Tremors are typically caused by neurological disorders or conditions, the use of certain drugs, alcoholism, mercury poisoning, liver failure or an overactive thyroid, according to the National Institute of Neurological Disorders and Stroke. Some forms of tremor are genetic, and others have no identifiable cause.
Tremors are an involuntary, rhythmic muscle movement that commonly impacts legs, hands, arms, face and voice, states the National Institute of Neurological Disorders and Stroke. It is common for an otherwise healthy person to develop a tremor. Although not life-threatening, it can be both embarrassing and make it difficult to perform routine tasks such as writing or holding a fork. In some cases, tremors are triggered by stress, strong emotion, physical exhaustion, or certain postures and movements.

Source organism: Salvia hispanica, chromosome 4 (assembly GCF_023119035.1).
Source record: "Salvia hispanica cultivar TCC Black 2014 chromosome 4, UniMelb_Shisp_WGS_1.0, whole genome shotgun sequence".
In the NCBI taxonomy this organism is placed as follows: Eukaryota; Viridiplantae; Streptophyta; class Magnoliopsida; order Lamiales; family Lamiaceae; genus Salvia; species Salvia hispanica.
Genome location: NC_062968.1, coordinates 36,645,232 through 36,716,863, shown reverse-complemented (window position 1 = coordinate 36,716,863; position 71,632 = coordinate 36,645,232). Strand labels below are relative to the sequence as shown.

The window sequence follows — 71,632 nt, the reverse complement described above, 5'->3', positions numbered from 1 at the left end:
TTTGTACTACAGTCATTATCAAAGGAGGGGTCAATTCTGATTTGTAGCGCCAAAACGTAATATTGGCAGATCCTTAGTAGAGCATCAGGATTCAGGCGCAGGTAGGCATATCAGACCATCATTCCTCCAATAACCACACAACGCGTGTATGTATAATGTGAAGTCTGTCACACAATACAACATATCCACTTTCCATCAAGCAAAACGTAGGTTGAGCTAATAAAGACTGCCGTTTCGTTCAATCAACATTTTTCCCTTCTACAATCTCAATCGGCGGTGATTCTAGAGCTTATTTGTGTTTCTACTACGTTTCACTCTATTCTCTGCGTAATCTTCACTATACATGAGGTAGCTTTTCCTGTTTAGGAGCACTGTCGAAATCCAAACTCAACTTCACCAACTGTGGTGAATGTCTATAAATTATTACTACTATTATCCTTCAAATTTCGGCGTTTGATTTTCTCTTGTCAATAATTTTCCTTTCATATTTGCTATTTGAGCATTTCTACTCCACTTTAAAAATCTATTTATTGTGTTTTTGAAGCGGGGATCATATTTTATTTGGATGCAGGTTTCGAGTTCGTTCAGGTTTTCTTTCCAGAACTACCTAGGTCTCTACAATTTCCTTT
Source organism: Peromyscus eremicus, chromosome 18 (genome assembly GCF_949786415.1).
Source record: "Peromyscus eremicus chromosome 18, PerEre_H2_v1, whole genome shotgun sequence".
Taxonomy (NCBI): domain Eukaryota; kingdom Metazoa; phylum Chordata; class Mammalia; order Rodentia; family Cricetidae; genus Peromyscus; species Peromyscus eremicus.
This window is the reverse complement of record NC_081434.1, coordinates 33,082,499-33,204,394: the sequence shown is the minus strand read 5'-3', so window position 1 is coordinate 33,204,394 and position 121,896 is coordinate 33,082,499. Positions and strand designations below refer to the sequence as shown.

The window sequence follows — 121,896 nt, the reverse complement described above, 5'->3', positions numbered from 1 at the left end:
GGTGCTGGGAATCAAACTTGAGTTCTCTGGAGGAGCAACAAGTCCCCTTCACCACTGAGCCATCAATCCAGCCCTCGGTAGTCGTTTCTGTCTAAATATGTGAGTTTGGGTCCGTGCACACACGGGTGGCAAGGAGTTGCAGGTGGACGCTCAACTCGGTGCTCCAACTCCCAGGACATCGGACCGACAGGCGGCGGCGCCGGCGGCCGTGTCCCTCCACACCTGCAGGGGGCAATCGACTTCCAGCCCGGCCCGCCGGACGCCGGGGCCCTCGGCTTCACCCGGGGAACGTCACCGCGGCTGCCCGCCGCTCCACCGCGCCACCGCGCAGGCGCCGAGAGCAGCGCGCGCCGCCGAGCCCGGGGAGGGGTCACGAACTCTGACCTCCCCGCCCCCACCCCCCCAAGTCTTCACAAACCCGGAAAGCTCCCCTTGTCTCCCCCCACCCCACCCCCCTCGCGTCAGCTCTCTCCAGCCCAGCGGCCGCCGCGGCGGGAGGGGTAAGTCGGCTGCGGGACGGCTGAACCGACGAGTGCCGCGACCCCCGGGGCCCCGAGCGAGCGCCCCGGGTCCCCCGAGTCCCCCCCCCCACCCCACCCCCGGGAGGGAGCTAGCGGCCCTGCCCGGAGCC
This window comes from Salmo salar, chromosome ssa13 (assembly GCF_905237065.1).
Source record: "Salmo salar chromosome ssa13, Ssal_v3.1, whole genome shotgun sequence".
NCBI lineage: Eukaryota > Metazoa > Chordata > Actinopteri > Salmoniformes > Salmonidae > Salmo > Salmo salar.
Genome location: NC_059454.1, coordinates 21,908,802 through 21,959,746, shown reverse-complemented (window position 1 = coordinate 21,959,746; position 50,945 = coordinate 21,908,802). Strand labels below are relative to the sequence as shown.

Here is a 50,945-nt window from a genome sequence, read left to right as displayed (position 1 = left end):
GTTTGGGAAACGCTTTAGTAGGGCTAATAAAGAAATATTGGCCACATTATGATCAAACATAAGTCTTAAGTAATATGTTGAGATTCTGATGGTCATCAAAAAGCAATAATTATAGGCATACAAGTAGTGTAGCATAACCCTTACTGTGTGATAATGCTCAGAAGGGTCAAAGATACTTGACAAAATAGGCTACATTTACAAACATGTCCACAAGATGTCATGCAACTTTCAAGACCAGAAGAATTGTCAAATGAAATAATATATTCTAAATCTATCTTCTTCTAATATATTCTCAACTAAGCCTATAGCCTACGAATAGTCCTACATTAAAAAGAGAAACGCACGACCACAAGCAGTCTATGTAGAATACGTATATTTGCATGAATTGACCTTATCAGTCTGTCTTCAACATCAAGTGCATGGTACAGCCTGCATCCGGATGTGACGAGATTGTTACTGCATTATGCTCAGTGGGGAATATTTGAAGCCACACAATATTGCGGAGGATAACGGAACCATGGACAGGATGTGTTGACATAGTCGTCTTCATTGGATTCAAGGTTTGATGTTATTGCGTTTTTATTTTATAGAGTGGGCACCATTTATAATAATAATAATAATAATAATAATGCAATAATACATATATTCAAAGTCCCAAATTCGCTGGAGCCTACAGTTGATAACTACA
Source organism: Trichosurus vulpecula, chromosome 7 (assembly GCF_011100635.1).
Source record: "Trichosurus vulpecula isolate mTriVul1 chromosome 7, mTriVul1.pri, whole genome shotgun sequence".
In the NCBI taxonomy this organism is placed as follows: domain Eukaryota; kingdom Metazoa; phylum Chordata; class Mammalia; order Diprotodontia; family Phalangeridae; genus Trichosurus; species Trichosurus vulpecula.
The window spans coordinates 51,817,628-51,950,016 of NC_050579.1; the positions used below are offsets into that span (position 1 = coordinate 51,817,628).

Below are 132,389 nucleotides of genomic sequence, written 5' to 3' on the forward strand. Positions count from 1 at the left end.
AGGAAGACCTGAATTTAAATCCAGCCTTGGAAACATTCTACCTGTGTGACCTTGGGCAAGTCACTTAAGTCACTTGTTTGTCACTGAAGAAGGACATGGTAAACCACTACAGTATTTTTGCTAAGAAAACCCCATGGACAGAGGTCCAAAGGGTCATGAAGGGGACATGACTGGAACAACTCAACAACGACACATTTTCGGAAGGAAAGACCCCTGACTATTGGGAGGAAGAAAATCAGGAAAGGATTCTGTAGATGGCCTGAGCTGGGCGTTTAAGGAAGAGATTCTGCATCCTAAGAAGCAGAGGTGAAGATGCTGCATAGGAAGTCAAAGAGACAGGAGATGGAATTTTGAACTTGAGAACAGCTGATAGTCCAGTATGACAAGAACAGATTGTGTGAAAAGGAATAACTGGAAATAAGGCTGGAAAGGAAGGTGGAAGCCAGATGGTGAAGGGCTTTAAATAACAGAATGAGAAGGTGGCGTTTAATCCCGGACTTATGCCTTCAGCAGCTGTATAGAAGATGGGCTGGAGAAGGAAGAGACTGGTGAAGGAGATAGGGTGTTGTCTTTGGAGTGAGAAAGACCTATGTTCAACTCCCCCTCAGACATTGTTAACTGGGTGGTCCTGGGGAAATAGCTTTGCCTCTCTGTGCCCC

Various categories of tremor conditions include essential, dystonic, cerebellar, orthostatic, and psychogenic or functional tremor, according to the National Institute of Neurological Disorders and Stroke. Tremor exhibits different characteristics within each category. Essential tremor is the most common form and may be mild for a long period of time or progressive over the course of a few years. Parkinsonian tremor, described as a resting tremor, is often the first symptom of Parkinson's disease. Tremor may also be the result of peripheral neuropathy, a condition wherein disease, injury, systemic illness or an abnormality in the central nervous system causes nerve damage.